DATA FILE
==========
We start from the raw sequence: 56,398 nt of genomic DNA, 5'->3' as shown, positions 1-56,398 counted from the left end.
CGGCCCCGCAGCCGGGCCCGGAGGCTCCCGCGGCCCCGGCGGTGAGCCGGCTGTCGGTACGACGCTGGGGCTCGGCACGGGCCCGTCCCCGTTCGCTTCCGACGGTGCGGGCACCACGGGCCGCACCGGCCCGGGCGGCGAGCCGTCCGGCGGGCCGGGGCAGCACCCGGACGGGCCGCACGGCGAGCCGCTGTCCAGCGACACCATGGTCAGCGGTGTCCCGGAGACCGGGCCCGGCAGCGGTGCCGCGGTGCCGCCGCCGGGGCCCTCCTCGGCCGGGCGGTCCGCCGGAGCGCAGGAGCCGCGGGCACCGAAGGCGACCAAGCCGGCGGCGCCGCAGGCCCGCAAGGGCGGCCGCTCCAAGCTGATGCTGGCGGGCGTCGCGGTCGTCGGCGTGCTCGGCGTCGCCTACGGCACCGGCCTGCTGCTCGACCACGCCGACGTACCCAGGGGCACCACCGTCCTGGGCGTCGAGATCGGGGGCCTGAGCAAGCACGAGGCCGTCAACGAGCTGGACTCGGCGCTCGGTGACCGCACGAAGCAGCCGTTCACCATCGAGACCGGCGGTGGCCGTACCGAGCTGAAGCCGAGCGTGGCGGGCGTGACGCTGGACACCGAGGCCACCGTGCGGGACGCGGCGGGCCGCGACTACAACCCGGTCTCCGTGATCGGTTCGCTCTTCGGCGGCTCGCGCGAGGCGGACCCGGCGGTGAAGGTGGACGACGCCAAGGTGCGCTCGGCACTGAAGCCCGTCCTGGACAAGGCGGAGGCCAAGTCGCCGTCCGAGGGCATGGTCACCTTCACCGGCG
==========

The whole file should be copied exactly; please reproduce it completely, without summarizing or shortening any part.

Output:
We start from the raw sequence: 56,398 nt of genomic DNA, 5'->3' as shown, positions 1-56,398 counted from the left end.
CGGCCCCGCAGCCGGGCCCGGAGGCTCCCGCGGCCCCGGCGGTGAGCCGGCTGTCGGTACGACGCTGGGGCTCGGCACGGGCCCGTCCCCGTTCGCTTCCGACGGTGCGGGCACCACGGGCCGCACCGGCCCGGGCGGCGAGCCGTCCGGCGGGCCGGGGCAGCACCCGGACGGGCCGCACGGCGAGCCGCTGTCCAGCGACACCATGGTCAGCGGTGTCCCGGAGACCGGGCCCGGCAGCGGTGCCGCGGTGCCGCCGCCGGGGCCCTCCTCGGCCGGGCGGTCCGCCGGAGCGCAGGAGCCGCGGGCACCGAAGGCGACCAAGCCGGCGGCGCCGCAGGCCCGCAAGGGCGGCCGCTCCAAGCTGATGCTGGCGGGCGTCGCGGTCGTCGGCGTGCTCGGCGTCGCCTACGGCACCGGCCTGCTGCTCGACCACGCCGACGTACCCAGGGGCACCACCGTCCTGGGCGTCGAGATCGGGGGCCTGAGCAAGCACGAGGCCGTCAACGAGCTGGACTCGGCGCTCGGTGACCGCACGAAGCAGCCGTTCACCATCGAGACCGGCGGTGGCCGTACCGAGCTGAAGCCGAGCGTGGCGGGCGTGACGCTGGACACCGAGGCCACCGTGCGGGACGCGGCGGGCCGCGACTACAACCCGGTCTCCGTGATCGGTTCGCTCTTCGGCGGCTCGCGCGAGGCGGACCCGGCGGTGAAGGTGGACGACGCCAAGGTGCGCTCGGCACTGAAGCCCGTCCTGGACAAGGCGGAGGCCAAGTCGCCGTCCGAGGGCATGGTCACCTTCACCGGCG